UK wildlife charities have teamed up with England’s government advisor on natural environment to persuade local councils and landowners to help save our pollinators.
At the first event of its kind, local authorities and other organisations will be asked to change the way they manage road verges, roundabouts and other valuable grassland habitats to benefit wildlife.
More wildflowers and less mowing will feature in the topics discussed at the Symposium on Friday 13th September at the Earth Trust in Oxfordshire.
At least 21 local authorities from across England and Wales are attending, as well as organisations like South East Water, Highways England, Transport for London, University researchers and landowners like the National Trust.
Dr Phil Sterling from Butterfly Conservation said:
“Butterflies, bees and moths can all benefit from simple changes to the way our road verges and roundabouts are managed, but we have proof that local authorities and landowners can also save themselves money by adopting these new approaches, so it’s a win-win for all involved.
“A number of councils are already planting more wildflowers, which is fantastic and the public have been very supportive of this. In Dorset I worked with the County Council to plant wildflowers next to a major new road development near Weymouth. Previously only a couple of butterflies were recorded there, but ten years on, we can now find at least 30 different butterfly species beside this busy main road.”
Dr Nicola Rivers from Sheffield and Rotherham Wildlife Trust said:
“This is the perfect opportunity to bring different sectors together to learn from each other and discuss how we can manage road verges to support biodiversity. The Wildlife Trusts will be amongst those showcasing examples of how working together has led to an increase of wildflowers in urban locations.”
One of the keynote speakers on the day is Kate Petty, Road Verge Campaign Manager at Plantlife. Kate said:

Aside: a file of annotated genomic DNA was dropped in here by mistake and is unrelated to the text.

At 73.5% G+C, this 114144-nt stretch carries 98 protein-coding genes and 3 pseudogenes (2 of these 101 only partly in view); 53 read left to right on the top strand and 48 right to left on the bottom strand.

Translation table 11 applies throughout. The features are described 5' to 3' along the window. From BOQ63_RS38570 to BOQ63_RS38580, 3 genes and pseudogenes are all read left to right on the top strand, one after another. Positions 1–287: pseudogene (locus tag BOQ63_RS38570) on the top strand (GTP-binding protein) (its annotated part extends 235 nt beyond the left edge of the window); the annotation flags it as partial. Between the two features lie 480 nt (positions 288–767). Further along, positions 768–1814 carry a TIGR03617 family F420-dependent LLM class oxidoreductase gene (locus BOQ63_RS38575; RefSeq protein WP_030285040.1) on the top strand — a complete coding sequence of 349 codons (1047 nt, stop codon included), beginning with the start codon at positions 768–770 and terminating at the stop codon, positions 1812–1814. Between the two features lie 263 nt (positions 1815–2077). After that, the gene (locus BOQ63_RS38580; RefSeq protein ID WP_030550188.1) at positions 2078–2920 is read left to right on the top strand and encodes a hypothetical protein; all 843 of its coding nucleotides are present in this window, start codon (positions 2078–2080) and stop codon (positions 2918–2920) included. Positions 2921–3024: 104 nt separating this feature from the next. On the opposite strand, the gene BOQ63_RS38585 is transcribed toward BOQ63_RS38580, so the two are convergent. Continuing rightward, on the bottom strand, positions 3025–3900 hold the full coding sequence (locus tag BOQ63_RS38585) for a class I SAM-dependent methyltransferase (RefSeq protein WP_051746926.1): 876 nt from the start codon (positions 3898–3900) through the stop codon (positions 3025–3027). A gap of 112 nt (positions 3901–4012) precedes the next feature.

“Plantlife is delighted to be part of this important symposium. We will be previewing the forthcoming best practice management guidance that we have been working on with many of the organisations who will be there on the day. It is a heartening to see that, increasingly, verges are recognised as the wildlife havens they are, rather than inconsequential 'edgelands' that flash by in the car wing mirror as we speed ahead with our busy lives. Given that we have lost a staggering 97% of wildflower meadows in less than a century it is almost impossible to exaggerate how crucial grassy road verge are to wild flowers and the wealth of wildlife they underpin: over 700 species of wildflowers grow on verges, nearly 45% of our total flora, including 29 of 52 species of native orchid. We are confident the guidance offers practical help to all highway managers to respond to growing desire from local communities to be looking after our verges in a more sympathetic way.”
Other speakers on the day include representatives from various local authorities, Highways England, Natural England and conservation organisations.
Dr Richard Jefferson, a grassland specialist from Natural England, said:
“Natural England are really pleased to be supporting this symposium as road verges are often the last vestiges of wildflower-rich grasslands in many areas and are a very important habitat for biodiversity conservation. They are a fundamental resource for maintaining and re-building biodiversity in urban and rural areas.
“In particular, they will form part of a Nature Recovery Network, a major commitment in the Government’s 25 year environment plan that will improve, expand and connect wildlife-rich habitats.”
Details on the event can be found at www.butterfly-conservation.org/RoadvergeSymposium
Coming Soon: Video of the Symposium and all the talks from the day..